Here's How the Obama Administration Defended DEA Agents Who Put a Gun to a Little Girl's Head
The Ninth Circuit Court of Appeals ruled last week that the DEA’s use of force against the 11-year-old and 14-year-old daughters of Thomas and Rosalie Avina--which included putting a gun to the youngest girl's head--was “excessive,” “unreasonable,” and constituted “intentional infliction of emotional distress.”
Attorneys for the Obama administration defended the raid, and Reason has obtained the brief the DOJ filed to the Ninth Circuit. In it, the Obama administration argues that “the DEA agents’ conduct was plainly reasonable under the circumstances.”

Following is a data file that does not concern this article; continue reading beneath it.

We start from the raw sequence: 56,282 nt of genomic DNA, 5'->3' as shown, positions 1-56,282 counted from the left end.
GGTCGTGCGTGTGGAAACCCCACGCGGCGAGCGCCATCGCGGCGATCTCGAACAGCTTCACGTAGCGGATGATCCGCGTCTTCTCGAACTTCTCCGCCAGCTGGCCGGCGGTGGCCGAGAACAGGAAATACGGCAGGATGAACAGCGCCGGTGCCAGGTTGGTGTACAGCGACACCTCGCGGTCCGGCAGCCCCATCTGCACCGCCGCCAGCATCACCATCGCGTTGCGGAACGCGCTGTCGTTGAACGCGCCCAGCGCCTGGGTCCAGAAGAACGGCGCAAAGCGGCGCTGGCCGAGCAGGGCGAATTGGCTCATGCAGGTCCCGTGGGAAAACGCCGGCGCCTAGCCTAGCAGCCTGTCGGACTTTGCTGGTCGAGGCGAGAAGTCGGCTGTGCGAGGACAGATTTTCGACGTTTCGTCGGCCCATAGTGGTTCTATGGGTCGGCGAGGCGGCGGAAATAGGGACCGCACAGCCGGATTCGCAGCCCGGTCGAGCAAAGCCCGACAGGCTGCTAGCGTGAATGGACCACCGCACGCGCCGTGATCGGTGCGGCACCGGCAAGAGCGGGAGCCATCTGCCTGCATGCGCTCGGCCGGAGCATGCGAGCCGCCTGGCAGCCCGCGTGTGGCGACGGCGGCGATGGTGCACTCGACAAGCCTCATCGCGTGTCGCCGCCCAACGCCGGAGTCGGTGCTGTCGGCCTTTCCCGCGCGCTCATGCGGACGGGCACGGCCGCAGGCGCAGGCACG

After subduing their parents, agents broke into the two girls’ bedrooms during a wrong-door raid in January, 2007. The oldest of the two girls dropped to the floor and was handcuffed by agents before being dragged into the living room and laid next to her mom and dad. The 11-year-old, however, was sleeping when agents came into her room. As they began to shout at her to “get on the fucking ground,” the girl woke up and “froze in fear.” Agents then dragged her from her bed to the floor. One agent handcuffed her while another aimed a gun at her head.
Citing Muehler v. Mena, the unanimous 2005 Supreme Court decision that established the right of law enforcement agents to detain residents during a raid for an unspecified amount of time—Iris Mena and several of her tenants were handcuffed and left in a garage for three hours while federal agents ransacked her home looking for evidence to use against a suspected gang member boarding with Mena—the Obama administration argued to the Ninth Circuit that the DEA agents were acting within the law when they handcuffed the entire Avina family.